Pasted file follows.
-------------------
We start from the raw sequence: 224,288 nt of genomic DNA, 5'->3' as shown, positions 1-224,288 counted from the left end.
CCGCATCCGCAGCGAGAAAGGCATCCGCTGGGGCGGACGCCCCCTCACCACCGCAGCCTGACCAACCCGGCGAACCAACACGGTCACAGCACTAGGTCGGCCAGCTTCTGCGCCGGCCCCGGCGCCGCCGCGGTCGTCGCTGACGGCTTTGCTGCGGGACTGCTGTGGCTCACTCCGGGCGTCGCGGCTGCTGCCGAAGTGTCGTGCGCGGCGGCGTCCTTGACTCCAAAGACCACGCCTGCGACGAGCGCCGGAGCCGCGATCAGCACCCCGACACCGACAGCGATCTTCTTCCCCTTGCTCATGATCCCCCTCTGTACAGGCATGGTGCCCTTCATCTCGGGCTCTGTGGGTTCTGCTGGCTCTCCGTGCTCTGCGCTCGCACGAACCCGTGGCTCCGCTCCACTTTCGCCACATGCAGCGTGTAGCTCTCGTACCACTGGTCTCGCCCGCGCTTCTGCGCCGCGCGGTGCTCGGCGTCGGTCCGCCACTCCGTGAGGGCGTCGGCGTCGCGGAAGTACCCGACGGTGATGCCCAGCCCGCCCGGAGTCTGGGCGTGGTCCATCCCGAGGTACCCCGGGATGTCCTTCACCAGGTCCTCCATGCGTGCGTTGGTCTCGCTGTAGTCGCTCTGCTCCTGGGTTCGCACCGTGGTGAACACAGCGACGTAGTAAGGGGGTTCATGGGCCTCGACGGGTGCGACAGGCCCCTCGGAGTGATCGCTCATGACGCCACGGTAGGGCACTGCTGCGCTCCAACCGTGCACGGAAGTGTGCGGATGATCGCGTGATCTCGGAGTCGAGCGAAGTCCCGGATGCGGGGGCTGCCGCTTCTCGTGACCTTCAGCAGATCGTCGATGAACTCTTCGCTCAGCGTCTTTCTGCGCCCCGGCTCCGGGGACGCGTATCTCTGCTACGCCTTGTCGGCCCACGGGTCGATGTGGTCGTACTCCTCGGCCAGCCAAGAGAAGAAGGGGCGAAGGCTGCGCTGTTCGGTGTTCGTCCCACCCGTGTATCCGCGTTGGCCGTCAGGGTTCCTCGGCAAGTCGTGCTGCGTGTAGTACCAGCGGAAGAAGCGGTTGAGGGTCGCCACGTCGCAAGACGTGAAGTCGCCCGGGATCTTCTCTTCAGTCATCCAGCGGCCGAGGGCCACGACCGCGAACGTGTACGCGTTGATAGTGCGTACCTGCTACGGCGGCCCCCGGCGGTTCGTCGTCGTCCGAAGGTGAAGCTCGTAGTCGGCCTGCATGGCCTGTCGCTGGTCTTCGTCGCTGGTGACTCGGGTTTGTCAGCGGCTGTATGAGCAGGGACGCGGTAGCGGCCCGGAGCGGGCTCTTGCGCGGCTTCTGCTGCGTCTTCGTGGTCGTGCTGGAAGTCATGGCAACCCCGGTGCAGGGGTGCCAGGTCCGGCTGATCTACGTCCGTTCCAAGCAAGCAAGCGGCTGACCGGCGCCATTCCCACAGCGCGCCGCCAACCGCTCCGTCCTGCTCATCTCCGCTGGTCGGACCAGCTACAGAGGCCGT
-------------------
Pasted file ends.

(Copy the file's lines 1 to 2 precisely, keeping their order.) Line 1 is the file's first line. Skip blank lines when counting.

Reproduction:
We start from the raw sequence: 224,288 nt of genomic DNA, 5'->3' as shown, positions 1-224,288 counted from the left end.
CCGCATCCGCAGCGAGAAAGGCATCCGCTGGGGCGGACGCCCCCTCACCACCGCAGCCTGACCAACCCGGCGAACCAACACGGTCACAGCACTAGGTCGGCCAGCTTCTGCGCCGGCCCCGGCGCCGCCGCGGTCGTCGCTGACGGCTTTGCTGCGGGACTGCTGTGGCTCACTCCGGGCGTCGCGGCTGCTGCCGAAGTGTCGTGCGCGGCGGCGTCCTTGACTCCAAAGACCACGCCTGCGACGAGCGCCGGAGCCGCGATCAGCACCCCGACACCGACAGCGATCTTCTTCCCCTTGCTCATGATCCCCCTCTGTACAGGCATGGTGCCCTTCATCTCGGGCTCTGTGGGTTCTGCTGGCTCTCCGTGCTCTGCGCTCGCACGAACCCGTGGCTCCGCTCCACTTTCGCCACATGCAGCGTGTAGCTCTCGTACCACTGGTCTCGCCCGCGCTTCTGCGCCGCGCGGTGCTCGGCGTCGGTCCGCCACTCCGTGAGGGCGTCGGCGTCGCGGAAGTACCCGACGGTGATGCCCAGCCCGCCCGGAGTCTGGGCGTGGTCCATCCCGAGGTACCCCGGGATGTCCTTCACCAGGTCCTCCATGCGTGCGTTGGTCTCGCTGTAGTCGCTCTGCTCCTGGGTTCGCACCGTGGTGAACACAGCGACGTAGTAAGGGGGTTCATGGGCCTCGACGGGTGCGACAGGCCCCTCGGAGTGATCGCTCATGACGCCACGGTAGGGCACTGCTGCGCTCCAACCGTGCACGGAAGTGTGCGGATGATCGCGTGATCTCGGAGTCGAGCGAAGTCCCGGATGCGGGGGCTGCCGCTTCTCGTGACCTTCAGCAGATCGTCGATGAACTCTTCGCTCAGCGTCTTTCTGCGCCCCGGCTCCGGGGACGCGTATCTCTGCTACGCCTTGTCGGCCCACGGGTCGATGTGGTCGTACTCCTCGGCCAGCCAAGAGAAGAAGGGGCGAAGGCTGCGCTGTTCGGTGTTCGTCCCACCCGTGTATCCGCGTTGGCCGTCAGGGTTCCTCGGCAAGTCGTGCTGCGTGTAGTACCAGCGGAAGAAGCGGTTGAGGGTCGCCACGTCGCAAGACGTGAAGTCGCCCGGGATCTTCTCTTCAGTCATCCAGCGGCCGAGGGCCACGACCGCGAACGTGTACGCGTTGATAGTGCGTACCTGCTACGGCGGCCCCCGGCGGTTCGTCGTCGTCCGAAGGTGAAGCTCGTAGTCGGCCTGCATGGCCTGTCGCTGGTCTTCGTCGCTGGTGACTCGGGTTTGTCAGCGGCTGTATGAGCAGGGACGCGGTAGCGGCCCGGAGCGGGCTCTTGCGCGGCTTCTGCTGCGTCTTCGTGGTCGTGCTGGAAGTCATGGCAACCCCGGTGCAGGGGTGCCAGGTCCGGCTGATCTACGTCCGTTCCAAGCAAGCAAGCGGCTGACCGGCGCCATTCCCACAGCGCGCCGCCAACCGCTCCGTCCTGCTCATCTCCGCTGGTCGGACCAGCTACAGAGGCCGT